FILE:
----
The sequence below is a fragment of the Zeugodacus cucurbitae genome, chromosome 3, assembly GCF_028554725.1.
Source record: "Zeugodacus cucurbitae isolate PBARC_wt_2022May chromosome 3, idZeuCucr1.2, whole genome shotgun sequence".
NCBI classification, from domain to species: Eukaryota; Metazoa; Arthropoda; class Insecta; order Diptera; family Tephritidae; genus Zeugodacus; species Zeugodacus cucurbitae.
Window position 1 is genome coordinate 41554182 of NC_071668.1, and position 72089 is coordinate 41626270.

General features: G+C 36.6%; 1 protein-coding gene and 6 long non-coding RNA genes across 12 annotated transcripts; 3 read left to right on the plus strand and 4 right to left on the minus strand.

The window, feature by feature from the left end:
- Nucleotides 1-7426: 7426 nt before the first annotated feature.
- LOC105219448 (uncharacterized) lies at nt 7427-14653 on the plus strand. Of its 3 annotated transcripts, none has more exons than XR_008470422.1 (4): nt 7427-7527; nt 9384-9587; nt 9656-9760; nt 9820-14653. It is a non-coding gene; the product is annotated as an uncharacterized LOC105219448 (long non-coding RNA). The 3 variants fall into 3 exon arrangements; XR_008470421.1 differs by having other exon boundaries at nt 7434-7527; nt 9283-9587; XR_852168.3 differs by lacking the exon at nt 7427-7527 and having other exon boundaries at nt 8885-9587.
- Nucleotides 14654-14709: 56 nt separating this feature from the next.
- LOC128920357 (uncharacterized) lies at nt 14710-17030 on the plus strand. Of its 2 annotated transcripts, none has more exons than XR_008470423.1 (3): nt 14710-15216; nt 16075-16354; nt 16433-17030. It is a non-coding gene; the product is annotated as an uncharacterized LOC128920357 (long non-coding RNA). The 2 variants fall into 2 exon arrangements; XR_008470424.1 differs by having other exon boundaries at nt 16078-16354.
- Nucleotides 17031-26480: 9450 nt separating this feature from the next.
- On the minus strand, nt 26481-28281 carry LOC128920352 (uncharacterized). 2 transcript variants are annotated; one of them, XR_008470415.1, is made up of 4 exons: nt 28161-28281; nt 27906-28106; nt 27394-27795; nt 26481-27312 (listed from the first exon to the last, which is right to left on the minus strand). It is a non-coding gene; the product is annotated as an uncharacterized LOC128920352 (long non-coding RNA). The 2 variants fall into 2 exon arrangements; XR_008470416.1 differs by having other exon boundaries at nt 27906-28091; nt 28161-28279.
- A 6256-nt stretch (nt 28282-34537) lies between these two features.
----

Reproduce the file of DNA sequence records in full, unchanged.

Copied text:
The sequence below is a fragment of the Zeugodacus cucurbitae genome, chromosome 3, assembly GCF_028554725.1.
Source record: "Zeugodacus cucurbitae isolate PBARC_wt_2022May chromosome 3, idZeuCucr1.2, whole genome shotgun sequence".
NCBI classification, from domain to species: Eukaryota; Metazoa; Arthropoda; class Insecta; order Diptera; family Tephritidae; genus Zeugodacus; species Zeugodacus cucurbitae.
Window position 1 is genome coordinate 41554182 of NC_071668.1, and position 72089 is coordinate 41626270.

General features: G+C 36.6%; 1 protein-coding gene and 6 long non-coding RNA genes across 12 annotated transcripts; 3 read left to right on the plus strand and 4 right to left on the minus strand.

The window, feature by feature from the left end:
- Nucleotides 1-7426: 7426 nt before the first annotated feature.
- LOC105219448 (uncharacterized) lies at nt 7427-14653 on the plus strand. Of its 3 annotated transcripts, none has more exons than XR_008470422.1 (4): nt 7427-7527; nt 9384-9587; nt 9656-9760; nt 9820-14653. It is a non-coding gene; the product is annotated as an uncharacterized LOC105219448 (long non-coding RNA). The 3 variants fall into 3 exon arrangements; XR_008470421.1 differs by having other exon boundaries at nt 7434-7527; nt 9283-9587; XR_852168.3 differs by lacking the exon at nt 7427-7527 and having other exon boundaries at nt 8885-9587.
- Nucleotides 14654-14709: 56 nt separating this feature from the next.
- LOC128920357 (uncharacterized) lies at nt 14710-17030 on the plus strand. Of its 2 annotated transcripts, none has more exons than XR_008470423.1 (3): nt 14710-15216; nt 16075-16354; nt 16433-17030. It is a non-coding gene; the product is annotated as an uncharacterized LOC128920357 (long non-coding RNA). The 2 variants fall into 2 exon arrangements; XR_008470424.1 differs by having other exon boundaries at nt 16078-16354.
- Nucleotides 17031-26480: 9450 nt separating this feature from the next.
- On the minus strand, nt 26481-28281 carry LOC128920352 (uncharacterized). 2 transcript variants are annotated; one of them, XR_008470415.1, is made up of 4 exons: nt 28161-28281; nt 27906-28106; nt 27394-27795; nt 26481-27312 (listed from the first exon to the last, which is right to left on the minus strand). It is a non-coding gene; the product is annotated as an uncharacterized LOC128920352 (long non-coding RNA). The 2 variants fall into 2 exon arrangements; XR_008470416.1 differs by having other exon boundaries at nt 27906-28091; nt 28161-28279.
- A 6256-nt stretch (nt 28282-34537) lies between these two features.